Air freight is suffering from the same issues that afflict container shipping, with growing volumes not enough to lift profitability in the face of high fuel prices, weak yields and growing capacity, the International Air Transport Association said in an industry report.
In its Cargo E-Chartbook, IATA said volumes continued to show solid gains on a year ago, supported by economic improvements in some regions, but the high cost of fuel and overall weakness in yields kept cargo financial performance from improving so far this year.
Capacity growth is also an issue. With an expected 14 percent increase in 2014 of deliveries of new twin-aisle aircraft with belly hold capacity, IATA said there could be downward pressure on aircraft utilization ahead.
The airline trade association said emerging Asia trade volumes have rebounded after a weak first quarter and consumers in the U.S. were more optimistic about future economic performance, supporting growth in demand for air-freighted commodities like semi-conductors.
“However, in Europe consumer confidence and trade activity have weakened due to the Russia-Ukraine crisis, which could weaken air freight demand in months ahead. Business confidence continues to point to expansion, but rates of improvements are still weaker than 2013 year-end,” the IATA report stated.
Although jet fuel prices have eased slightly, they remain high at about $120 a barrel. On the positive side, IATA said yields appear to be stabilizing and were up slightly on a year ago, which could reduce downward pressure on financial performance in months ahead. Consistent with more supportive demand conditions in some regions, cargo heads surveyed in July expect growth in traffic and yields to pick-up during the year ahead.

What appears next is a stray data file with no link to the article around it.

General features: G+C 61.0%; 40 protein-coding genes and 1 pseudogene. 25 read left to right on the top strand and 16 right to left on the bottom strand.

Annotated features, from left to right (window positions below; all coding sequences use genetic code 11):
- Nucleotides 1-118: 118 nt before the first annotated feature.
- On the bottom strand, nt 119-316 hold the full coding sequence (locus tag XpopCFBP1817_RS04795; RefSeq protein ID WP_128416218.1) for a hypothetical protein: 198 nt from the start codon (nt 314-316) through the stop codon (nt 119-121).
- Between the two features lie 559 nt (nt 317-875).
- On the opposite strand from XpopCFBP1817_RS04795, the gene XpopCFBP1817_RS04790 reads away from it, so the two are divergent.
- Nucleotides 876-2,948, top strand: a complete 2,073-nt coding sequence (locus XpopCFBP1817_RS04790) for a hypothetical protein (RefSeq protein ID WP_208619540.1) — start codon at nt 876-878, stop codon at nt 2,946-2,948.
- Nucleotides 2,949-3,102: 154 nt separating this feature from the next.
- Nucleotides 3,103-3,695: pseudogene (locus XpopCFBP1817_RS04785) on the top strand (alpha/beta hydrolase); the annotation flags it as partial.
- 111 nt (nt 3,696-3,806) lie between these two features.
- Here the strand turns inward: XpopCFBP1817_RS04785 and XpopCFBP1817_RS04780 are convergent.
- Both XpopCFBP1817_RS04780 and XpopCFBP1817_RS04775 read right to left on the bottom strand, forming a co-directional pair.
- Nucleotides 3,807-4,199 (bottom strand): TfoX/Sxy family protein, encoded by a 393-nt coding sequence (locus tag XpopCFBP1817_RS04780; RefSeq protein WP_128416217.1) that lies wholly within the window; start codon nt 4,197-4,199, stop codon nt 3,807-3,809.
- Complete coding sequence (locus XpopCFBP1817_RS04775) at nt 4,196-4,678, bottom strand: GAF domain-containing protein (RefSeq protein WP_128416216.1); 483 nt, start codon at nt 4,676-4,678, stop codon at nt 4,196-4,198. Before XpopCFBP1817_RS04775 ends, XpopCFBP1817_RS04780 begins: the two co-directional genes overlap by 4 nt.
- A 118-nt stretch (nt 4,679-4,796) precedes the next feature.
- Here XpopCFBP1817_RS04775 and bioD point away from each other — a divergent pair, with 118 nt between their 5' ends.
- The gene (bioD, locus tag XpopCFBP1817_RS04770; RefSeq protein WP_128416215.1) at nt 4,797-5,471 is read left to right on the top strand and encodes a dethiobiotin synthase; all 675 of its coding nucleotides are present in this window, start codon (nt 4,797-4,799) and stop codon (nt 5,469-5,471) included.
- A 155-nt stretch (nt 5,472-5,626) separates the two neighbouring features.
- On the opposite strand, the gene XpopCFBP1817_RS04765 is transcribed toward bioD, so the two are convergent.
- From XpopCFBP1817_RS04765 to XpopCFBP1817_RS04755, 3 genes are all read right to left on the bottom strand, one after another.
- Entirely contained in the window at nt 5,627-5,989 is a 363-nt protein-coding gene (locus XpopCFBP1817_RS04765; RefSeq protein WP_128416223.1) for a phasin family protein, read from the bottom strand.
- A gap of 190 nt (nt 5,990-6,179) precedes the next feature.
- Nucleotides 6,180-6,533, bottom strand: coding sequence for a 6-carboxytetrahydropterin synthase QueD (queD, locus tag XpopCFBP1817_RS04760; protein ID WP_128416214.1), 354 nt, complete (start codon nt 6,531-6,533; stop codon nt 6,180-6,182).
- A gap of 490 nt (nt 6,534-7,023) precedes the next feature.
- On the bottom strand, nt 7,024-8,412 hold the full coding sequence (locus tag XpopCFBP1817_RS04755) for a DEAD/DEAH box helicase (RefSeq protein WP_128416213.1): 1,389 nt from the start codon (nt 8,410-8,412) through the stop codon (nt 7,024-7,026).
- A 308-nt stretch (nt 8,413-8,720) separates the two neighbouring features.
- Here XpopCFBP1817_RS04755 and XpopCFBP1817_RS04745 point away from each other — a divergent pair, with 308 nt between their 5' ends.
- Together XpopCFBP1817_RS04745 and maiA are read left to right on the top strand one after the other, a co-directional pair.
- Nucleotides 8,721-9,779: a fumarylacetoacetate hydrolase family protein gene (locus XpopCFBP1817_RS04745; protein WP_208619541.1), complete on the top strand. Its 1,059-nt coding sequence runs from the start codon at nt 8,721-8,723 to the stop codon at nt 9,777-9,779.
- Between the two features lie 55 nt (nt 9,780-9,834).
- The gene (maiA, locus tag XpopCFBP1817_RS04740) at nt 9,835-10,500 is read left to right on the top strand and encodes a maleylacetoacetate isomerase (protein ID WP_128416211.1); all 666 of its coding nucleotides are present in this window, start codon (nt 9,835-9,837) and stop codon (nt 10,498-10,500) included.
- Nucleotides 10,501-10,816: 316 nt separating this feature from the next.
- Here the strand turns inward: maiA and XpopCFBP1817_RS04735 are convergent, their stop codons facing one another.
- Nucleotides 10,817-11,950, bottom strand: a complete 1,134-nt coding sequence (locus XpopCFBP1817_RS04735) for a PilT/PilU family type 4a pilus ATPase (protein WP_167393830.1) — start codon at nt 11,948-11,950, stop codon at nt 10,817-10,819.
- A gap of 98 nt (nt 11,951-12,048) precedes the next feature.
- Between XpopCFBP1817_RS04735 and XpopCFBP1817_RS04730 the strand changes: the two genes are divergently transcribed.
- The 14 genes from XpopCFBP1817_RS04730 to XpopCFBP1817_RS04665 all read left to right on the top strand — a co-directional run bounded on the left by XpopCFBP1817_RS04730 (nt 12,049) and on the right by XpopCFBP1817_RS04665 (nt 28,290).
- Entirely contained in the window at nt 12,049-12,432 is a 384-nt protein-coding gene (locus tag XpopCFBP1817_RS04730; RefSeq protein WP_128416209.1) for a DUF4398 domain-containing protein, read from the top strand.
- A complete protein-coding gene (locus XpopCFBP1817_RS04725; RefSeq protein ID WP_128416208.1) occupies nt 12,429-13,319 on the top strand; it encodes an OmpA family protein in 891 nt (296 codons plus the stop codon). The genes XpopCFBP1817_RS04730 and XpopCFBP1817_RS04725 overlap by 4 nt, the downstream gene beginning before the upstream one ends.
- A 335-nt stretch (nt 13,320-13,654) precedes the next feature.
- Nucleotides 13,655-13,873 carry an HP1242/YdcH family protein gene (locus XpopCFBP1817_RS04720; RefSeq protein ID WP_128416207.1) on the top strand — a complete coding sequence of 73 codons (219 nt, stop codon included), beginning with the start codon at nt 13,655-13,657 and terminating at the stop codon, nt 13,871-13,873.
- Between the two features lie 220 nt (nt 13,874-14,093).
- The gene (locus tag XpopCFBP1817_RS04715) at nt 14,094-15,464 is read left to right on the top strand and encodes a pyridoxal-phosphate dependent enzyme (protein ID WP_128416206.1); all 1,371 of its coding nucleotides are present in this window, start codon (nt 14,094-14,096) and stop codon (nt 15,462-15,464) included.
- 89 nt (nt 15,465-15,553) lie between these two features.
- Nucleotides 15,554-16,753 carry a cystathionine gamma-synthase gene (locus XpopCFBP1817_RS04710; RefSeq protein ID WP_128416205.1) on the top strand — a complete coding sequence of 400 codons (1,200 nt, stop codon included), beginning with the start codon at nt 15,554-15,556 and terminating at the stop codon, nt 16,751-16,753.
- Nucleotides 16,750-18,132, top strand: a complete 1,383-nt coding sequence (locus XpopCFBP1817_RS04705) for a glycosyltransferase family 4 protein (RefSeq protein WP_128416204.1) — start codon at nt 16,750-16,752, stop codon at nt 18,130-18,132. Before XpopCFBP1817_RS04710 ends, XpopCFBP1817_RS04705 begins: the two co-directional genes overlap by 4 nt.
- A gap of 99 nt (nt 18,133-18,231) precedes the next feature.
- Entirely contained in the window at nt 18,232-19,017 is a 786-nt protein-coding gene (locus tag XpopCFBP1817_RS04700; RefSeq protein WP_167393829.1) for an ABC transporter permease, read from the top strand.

IATA found that traffic volumes were up 4-5 percent on a year ago, but other than a solid rise in July, the trend has been broadly flat throughout 2014. However, stronger economic growth in 2014 has not generated the expansion of international trade that it would have done in the past, as production has been on-shored, partly due to market factors such as rising wages in low cost economies and partly due to a recent rise in protectionist measures.
“Growth ahead could be dampened by trends in production which suggest a shift toward domestic activity,” according to the report.
Demand drivers were mostly positive but recent months have shown diverging developments across regions. In China, consumer confidence remains stable and is improving in the U.S., but European consumers have become more pessimistic over recent months, IATA found. Capital spending intentions of companies in the U.K. and Japan remain positive on balance, but have weakened slightly in Japan compared to the second quarter.
“World trade volumes have recovered after weakness earlier in the year, and that is largely due to a rebound in emerging Asia trade activity. However, there is evidence of weakness in European trade, reflecting the impacts of the Russia-Ukraine crisis,” the report said.
Business confidence continues to signal expansion in manufacturing activity, but rates of improvement still track at a slower pace than those seen toward the end of 2013. There has been no change in inventory to sales ratios suggesting businesses still have no immediate need to reduce their reliance on quick transportation of cargo.
The IATA report said air freight rates were stable but had not improved on a year ago. Demand for Asian goods moved by air remains stable, but with no growth on this key air freight market when compared to the pre-crisis peak. By contrast, sea freight rates were showing some improvement and demand for container shipping has been strongest in the Asia-North America trade.